Bivalves a product of their environment, and an experience all their own
I have a very fond memory of tasting my first oyster. A girlfriend and I decided to drive the two and a half hours to Toronto to seek out the venerable oyster bar, Rodneys Oyster House, to celebrate, well, the joy of eating and drinking. It was a little tricky locating the unassuming, port-holed door on industrial Adelaide Street East. Found, it led down to a small, dimly lit room with a long bar propping up well-dressed suits late on a Friday afternoon. We snagged the last two seats at the kitchen end of the bar and ordered our first dozen oysters.
My friend, having gone to chef school, was a pretty good person to initiate me into the nuances of eating a raw oyster but it also helped that the shucking bartender took a shine to Jenn and didnt hesitate to offer his own pointers on success.
The dozen arrived in front of us, two each of different types of oysters, with varying pearly shades, neatly piled atop crushed ice on the half shell. With a gesture stolen from Vanna White, our bartender pointed out the array of condiments available to us but, whispering behind the back of his hand, he said that the oysters are best enjoyed au naturel.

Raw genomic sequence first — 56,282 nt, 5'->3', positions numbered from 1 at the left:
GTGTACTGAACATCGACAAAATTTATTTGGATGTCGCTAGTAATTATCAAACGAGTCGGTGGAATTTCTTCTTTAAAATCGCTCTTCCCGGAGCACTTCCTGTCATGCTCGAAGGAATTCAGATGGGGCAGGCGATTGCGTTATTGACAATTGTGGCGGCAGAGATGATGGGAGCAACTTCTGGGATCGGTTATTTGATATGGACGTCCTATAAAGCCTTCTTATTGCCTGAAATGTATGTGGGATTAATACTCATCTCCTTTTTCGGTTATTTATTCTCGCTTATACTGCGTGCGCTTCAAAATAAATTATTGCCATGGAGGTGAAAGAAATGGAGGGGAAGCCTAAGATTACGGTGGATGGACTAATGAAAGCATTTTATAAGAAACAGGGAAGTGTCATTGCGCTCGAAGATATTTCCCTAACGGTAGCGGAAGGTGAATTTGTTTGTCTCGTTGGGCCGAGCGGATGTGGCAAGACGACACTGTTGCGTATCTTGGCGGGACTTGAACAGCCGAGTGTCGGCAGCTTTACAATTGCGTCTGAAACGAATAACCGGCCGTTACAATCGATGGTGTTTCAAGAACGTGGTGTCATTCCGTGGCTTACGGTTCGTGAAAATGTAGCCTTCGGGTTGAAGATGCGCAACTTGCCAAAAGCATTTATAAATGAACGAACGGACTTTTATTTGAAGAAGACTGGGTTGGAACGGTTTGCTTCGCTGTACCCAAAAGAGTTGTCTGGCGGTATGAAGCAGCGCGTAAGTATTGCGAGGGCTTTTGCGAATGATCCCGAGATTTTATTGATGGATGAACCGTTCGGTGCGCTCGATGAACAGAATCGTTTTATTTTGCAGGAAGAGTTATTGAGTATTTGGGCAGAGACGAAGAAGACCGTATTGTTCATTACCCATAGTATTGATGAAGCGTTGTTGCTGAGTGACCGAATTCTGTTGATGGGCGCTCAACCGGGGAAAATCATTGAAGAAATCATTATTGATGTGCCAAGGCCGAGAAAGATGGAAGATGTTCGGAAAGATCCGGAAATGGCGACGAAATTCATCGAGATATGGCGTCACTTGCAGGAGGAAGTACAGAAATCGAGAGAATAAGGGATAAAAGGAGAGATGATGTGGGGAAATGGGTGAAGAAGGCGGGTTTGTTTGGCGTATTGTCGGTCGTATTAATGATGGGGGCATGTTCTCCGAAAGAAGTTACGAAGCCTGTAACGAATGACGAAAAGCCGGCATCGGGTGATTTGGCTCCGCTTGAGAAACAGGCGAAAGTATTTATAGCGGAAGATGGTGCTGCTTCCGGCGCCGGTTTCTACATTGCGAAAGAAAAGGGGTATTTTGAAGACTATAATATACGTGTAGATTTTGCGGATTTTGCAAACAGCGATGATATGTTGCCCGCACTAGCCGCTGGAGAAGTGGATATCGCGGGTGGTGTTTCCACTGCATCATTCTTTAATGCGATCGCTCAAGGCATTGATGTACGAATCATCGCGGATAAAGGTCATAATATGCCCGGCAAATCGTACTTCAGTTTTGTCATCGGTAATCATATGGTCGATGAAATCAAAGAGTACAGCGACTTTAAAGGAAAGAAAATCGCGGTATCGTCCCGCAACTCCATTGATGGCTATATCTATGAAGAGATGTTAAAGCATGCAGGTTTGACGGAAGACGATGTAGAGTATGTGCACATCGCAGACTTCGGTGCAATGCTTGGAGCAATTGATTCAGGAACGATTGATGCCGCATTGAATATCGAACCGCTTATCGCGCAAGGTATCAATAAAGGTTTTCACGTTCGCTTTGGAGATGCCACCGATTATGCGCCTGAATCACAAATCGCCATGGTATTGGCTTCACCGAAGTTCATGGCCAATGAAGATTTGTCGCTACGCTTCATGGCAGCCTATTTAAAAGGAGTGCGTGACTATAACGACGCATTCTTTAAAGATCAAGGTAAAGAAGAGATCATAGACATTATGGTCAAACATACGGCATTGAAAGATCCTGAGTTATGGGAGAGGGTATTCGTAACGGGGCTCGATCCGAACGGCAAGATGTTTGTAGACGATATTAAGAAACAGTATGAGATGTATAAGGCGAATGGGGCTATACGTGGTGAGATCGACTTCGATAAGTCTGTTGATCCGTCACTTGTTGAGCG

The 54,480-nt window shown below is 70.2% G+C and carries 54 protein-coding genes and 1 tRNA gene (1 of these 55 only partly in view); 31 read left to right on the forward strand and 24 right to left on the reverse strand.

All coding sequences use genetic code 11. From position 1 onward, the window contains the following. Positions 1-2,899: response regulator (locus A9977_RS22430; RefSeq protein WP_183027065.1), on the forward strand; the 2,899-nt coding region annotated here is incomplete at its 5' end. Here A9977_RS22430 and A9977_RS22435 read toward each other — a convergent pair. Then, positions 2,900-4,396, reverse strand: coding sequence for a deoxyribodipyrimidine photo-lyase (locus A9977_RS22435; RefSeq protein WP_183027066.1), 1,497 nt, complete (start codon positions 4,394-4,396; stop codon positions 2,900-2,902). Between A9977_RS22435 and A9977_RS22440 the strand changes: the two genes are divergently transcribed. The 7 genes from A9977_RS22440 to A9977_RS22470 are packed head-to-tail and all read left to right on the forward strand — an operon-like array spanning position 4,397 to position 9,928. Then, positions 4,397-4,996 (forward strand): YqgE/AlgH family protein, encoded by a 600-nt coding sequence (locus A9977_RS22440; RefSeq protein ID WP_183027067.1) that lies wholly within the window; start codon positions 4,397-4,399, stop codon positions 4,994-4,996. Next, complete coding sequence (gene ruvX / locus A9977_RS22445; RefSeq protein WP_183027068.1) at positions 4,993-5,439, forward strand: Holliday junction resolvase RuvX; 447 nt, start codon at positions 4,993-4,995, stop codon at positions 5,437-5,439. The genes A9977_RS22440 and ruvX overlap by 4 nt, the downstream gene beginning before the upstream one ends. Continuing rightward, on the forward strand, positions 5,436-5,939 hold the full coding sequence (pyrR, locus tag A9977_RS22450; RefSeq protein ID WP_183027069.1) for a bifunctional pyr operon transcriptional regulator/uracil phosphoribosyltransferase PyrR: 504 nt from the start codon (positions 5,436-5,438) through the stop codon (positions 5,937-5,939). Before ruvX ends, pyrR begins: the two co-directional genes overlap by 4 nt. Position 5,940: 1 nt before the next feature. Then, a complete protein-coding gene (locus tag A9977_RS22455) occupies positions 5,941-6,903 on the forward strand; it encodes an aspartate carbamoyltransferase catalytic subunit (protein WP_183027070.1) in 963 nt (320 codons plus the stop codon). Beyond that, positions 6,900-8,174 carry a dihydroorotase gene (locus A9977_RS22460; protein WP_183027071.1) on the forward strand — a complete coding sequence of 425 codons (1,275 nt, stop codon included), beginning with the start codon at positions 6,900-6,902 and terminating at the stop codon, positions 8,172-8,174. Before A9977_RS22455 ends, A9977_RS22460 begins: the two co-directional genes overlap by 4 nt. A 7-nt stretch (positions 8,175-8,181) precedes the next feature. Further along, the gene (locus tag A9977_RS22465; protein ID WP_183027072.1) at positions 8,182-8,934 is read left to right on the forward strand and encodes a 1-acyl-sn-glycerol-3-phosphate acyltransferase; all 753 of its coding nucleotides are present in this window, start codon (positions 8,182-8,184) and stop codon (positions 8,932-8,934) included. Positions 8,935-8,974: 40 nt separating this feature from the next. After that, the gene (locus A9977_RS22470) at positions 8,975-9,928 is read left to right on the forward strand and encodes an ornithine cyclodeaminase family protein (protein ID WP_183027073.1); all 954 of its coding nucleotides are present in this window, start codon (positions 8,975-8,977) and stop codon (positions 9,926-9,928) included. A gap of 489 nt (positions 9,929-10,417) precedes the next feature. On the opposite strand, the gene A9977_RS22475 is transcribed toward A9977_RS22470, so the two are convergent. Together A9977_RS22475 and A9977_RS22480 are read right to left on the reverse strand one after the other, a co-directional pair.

With little else to procrastinate the deed and with two pairs of eyes riveted to my face, I lifted the smallest specimen from the platter, placed the shell delicately on my lower lip and tipped my head back, slipping the oyster with its liquor neatly into my mouth. Chewing, as I had been instructed was the "proper way," my mouth filled with a briny, salty taste as fresh as if I were standing atop the crashing ocean waves with my face to the wind. I was hooked. We ordered a bottle of Muscadet and proceeded to gorge ourselves on the bivalves well into the night.
I am not sure if it was Jenn flirting with the bartender or my restaurant connection when we were introduced to Rodney himself, but our wine glasses were never empty and we ate plates and plates of oysters, but the bill was a very reasonable hundred bucks.
Oysters are unique. It is one of those foods that you either love or hate. Oysters have been loved for thousands of years. They were eaten in large quantities by the Romans, Celts and Greeks. The Greeks began raising oysters in oyster beds. Today most oysters are professionally farmed by dedicated, patient farmers. In North America, there are three species of oyster that are commercially harvested; the Pacific oyster (or Japanese oyster) found along the Pacific seaboard, the Atlantic oyster (or eastern oyster) and the Olympia oyster which is native to Washingtons Puget Sound. Atlantic oysters are smaller than their Pacific cousins (which can grow up to a foot long) and are considered to be culinarily superior in texture and flavour. Incidentally, it was an Atlantic Malpeque oyster that I first sampled and when I tried a large B.C. oyster after the small P.E.I. delicacy it reminded me of chewing on an oil tanker.